PIQUA — Dean Richard Wagner, a native of Piqua, a professor emeritus in mathematics from Lock Haven University in Pennsylvania, and most recently a resident of Baltimore, died at age 77 from cancer on Sept. 11, 2013. An internment of his ashes will take place in the Fletcher Cemetery in a family plot at 11 a.m. May 3.
He was born in Piqua, May 3, 1936, to Russel E. Wagner, who operated a refrigeration sales and service business and Mary Louise (Neumeier) Wagner, who was a music teacher in the local school system. Mr. Wagner is survived by his sister, Marilyn S. Hatch of Harrison, Maine and spouse, Dr. Stefan Goodwin, anthropologist and author of Baltimore, Md. Friends are invited to join the family at the cemetery in a time of sharing. Those in attendance will be welcomed to share their memories/stories of Dean.
After attending Piqua public schools, Wagner earned a B.A. from Ohio Wesleyan University, a B.S. in mathematics from Ohio State University, and an M.A. in mathematics from Montclair State University in New Jersey. In addition to being a university professor who chaired his university department for a number of years, Wagner became a well-known architectural historian especially in Pennsylvania and Maryland. In 1976, he took a sabbatical from his teaching position at Lock Haven University to return to Piqua to write Historic Piqua: An Architectural Survey at the request of the Piqua American Association of University Women who had taken this effort on as a bicentennial project. He followed this work with four other similar books in central Pennsylvania.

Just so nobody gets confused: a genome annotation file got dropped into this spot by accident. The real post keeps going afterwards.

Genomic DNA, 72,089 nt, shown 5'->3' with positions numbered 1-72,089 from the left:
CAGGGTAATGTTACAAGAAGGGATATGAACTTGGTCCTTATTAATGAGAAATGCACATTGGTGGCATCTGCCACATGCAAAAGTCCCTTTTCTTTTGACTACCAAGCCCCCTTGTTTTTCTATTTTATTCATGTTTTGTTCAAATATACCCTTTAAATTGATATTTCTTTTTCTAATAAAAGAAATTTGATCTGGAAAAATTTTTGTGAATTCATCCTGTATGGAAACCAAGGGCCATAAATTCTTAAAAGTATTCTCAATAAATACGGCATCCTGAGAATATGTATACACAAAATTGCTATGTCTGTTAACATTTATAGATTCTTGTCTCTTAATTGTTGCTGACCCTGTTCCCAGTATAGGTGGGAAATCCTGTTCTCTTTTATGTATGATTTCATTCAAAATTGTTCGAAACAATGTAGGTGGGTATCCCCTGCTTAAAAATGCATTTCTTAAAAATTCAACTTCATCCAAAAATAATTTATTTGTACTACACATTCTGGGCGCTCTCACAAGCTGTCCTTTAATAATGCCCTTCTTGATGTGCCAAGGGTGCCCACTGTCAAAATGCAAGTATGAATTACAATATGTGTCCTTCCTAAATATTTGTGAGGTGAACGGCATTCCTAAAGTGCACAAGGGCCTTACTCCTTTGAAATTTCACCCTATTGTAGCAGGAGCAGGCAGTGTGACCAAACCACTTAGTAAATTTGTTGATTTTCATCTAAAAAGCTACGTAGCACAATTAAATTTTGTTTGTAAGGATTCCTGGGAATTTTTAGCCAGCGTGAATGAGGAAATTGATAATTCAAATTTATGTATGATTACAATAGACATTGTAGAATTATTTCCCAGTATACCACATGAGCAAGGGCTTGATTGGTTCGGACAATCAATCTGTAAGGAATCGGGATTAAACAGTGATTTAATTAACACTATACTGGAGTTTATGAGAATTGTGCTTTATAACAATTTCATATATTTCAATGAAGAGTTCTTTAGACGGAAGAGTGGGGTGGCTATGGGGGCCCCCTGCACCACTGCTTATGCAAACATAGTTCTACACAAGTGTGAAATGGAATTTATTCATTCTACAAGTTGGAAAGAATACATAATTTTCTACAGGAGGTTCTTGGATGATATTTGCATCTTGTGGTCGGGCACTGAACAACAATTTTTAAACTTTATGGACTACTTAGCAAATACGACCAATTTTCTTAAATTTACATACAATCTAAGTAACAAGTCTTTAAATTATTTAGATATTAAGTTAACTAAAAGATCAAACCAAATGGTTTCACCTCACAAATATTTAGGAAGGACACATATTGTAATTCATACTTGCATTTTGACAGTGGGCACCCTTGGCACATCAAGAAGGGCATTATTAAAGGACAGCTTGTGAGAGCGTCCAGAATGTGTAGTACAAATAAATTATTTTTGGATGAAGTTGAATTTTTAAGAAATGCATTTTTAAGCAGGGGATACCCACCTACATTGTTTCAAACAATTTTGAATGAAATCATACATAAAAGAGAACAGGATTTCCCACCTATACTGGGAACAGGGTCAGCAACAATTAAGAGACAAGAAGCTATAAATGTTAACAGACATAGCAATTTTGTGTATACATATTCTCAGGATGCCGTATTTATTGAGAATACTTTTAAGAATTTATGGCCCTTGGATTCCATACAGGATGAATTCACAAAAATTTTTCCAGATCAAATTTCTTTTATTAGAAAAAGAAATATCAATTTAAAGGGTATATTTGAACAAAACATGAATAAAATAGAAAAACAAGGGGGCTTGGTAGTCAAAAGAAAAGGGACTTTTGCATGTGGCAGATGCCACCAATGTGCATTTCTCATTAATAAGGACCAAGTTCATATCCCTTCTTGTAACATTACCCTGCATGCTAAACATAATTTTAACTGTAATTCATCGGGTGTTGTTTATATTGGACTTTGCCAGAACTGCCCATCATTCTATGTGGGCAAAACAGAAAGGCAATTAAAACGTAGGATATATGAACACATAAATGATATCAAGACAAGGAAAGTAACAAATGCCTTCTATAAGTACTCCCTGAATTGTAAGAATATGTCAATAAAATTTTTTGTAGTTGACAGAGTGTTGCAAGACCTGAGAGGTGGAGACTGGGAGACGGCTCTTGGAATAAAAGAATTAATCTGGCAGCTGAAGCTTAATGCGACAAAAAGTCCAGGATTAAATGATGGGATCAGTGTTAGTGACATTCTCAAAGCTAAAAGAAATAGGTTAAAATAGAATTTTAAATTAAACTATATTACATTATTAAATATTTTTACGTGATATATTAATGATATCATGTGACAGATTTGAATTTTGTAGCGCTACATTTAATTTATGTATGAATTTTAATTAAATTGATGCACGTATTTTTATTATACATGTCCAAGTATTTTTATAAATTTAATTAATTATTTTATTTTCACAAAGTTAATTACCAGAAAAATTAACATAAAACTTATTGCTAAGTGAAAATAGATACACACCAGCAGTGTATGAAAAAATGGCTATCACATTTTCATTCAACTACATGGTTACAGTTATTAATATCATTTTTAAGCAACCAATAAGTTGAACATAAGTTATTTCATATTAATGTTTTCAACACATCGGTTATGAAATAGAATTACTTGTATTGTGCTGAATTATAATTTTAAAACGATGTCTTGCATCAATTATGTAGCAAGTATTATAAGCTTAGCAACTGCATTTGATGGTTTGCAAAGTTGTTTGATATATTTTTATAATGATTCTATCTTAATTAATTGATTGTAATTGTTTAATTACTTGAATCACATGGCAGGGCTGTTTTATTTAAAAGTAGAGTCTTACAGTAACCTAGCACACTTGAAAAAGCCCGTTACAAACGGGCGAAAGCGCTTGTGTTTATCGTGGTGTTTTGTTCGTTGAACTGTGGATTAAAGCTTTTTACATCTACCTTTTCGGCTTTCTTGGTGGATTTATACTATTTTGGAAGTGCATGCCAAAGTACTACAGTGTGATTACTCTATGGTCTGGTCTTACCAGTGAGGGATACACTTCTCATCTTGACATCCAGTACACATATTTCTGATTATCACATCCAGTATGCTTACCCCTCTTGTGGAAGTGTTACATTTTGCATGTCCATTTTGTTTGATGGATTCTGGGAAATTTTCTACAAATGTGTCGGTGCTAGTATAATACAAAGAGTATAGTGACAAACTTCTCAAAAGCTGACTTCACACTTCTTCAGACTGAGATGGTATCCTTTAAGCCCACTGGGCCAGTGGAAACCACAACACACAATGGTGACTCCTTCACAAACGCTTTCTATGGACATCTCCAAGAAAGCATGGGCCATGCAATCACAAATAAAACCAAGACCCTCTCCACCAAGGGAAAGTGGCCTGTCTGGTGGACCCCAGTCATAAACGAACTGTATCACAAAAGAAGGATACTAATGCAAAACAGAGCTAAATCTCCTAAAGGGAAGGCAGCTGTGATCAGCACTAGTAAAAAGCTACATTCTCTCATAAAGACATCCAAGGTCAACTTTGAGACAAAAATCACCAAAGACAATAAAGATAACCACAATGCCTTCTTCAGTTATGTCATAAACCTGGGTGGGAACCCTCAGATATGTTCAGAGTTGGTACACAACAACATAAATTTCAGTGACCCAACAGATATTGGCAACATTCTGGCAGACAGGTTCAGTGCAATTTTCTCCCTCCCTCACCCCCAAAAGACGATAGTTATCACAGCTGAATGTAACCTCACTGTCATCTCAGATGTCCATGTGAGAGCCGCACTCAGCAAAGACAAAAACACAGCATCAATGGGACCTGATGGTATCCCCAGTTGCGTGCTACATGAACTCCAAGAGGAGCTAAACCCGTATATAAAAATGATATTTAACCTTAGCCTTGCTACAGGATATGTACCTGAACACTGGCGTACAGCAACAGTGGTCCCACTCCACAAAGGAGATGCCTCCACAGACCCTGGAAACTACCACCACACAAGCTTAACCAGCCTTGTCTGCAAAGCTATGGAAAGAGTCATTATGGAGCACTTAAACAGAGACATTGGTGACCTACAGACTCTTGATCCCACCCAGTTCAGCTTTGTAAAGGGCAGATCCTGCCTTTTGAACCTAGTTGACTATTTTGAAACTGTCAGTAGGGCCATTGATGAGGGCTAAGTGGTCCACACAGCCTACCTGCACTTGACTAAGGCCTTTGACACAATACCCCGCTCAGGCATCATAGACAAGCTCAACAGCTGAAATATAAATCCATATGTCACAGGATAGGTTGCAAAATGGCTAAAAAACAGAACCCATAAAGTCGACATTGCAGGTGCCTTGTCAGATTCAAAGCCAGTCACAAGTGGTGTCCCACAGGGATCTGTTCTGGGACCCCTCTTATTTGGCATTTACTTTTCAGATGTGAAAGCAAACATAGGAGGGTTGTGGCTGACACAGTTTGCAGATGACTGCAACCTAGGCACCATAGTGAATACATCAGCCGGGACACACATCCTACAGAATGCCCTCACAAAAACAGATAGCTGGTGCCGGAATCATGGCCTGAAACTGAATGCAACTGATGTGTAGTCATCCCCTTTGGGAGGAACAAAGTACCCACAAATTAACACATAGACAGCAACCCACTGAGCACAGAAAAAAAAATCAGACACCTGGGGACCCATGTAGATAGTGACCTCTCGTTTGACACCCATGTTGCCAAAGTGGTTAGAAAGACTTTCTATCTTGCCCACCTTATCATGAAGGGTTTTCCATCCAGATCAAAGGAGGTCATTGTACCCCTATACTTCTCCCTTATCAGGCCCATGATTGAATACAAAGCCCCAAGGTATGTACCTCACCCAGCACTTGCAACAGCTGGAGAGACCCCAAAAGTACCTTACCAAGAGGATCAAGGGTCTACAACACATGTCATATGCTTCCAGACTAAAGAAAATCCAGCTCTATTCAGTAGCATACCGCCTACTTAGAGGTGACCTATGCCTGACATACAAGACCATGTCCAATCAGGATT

Dean Wagner successfully authored nominations that placed 13 districts, three houses, and one church on the National Register of Historic Places. He also assisted in the placing of the Village of Rhinebeck, N.Y. Historic District on the National Register. The outstanding accomplishments of this native son earned him two lengthy appointments from governors of Pennsylvania to two state commissions: the Pennsylvania Historical Preservation Commission and the Pennsylvania Historical and Museum Commission. During several years, Wagner was also a consultant to the Helsey Museum of the Clinton County Historical Society in Lock Haven. In Maryland, Wagner served two terms as a board member of the Maryland Friends of Olmsted Landscapes and Parks Organization and continued to use his expertise on historical architecture in and around Baltimore that included undertaking research on the lives of numerous architects, especially on German-born John Ahlers.
A world traveler, who was familiar with Mexico, the Caribbean, northern Africa, Asia, and Europe, Professor Wagner was especially fond of Paris and traveled there at least twenty times.
On the occasion of his memorial program last September, Wagner's achievements were honored by two official government proclamations: one from the Senate of Maryland and the other by the city of Baltimore.